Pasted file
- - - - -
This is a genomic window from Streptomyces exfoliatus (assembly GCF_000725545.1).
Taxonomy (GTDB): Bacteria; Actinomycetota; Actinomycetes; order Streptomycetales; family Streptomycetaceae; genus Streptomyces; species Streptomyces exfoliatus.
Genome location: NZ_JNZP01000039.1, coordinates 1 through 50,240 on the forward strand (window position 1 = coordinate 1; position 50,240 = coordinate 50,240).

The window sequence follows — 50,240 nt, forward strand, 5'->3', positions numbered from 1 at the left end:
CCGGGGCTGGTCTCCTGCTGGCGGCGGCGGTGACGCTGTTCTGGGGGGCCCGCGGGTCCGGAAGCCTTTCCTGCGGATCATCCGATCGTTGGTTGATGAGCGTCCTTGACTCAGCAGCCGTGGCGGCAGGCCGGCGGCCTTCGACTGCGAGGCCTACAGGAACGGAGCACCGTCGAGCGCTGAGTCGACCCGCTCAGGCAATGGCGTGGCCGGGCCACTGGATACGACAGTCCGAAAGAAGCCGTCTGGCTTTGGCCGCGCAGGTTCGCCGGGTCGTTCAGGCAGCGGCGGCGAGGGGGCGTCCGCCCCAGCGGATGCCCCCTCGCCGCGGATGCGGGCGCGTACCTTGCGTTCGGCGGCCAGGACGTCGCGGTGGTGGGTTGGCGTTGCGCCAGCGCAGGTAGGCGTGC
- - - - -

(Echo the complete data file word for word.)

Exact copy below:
This is a genomic window from Streptomyces exfoliatus (assembly GCF_000725545.1).
Taxonomy (GTDB): Bacteria; Actinomycetota; Actinomycetes; order Streptomycetales; family Streptomycetaceae; genus Streptomyces; species Streptomyces exfoliatus.
Genome location: NZ_JNZP01000039.1, coordinates 1 through 50,240 on the forward strand (window position 1 = coordinate 1; position 50,240 = coordinate 50,240).

The window sequence follows — 50,240 nt, forward strand, 5'->3', positions numbered from 1 at the left end:
CCGGGGCTGGTCTCCTGCTGGCGGCGGCGGTGACGCTGTTCTGGGGGGCCCGCGGGTCCGGAAGCCTTTCCTGCGGATCATCCGATCGTTGGTTGATGAGCGTCCTTGACTCAGCAGCCGTGGCGGCAGGCCGGCGGCCTTCGACTGCGAGGCCTACAGGAACGGAGCACCGTCGAGCGCTGAGTCGACCCGCTCAGGCAATGGCGTGGCCGGGCCACTGGATACGACAGTCCGAAAGAAGCCGTCTGGCTTTGGCCGCGCAGGTTCGCCGGGTCGTTCAGGCAGCGGCGGCGAGGGGGCGTCCGCCCCAGCGGATGCCCCCTCGCCGCGGATGCGGGCGCGTACCTTGCGTTCGGCGGCCAGGACGTCGCGGTGGTGGGTTGGCGTTGCGCCAGCGCAGGTAGGCGTGC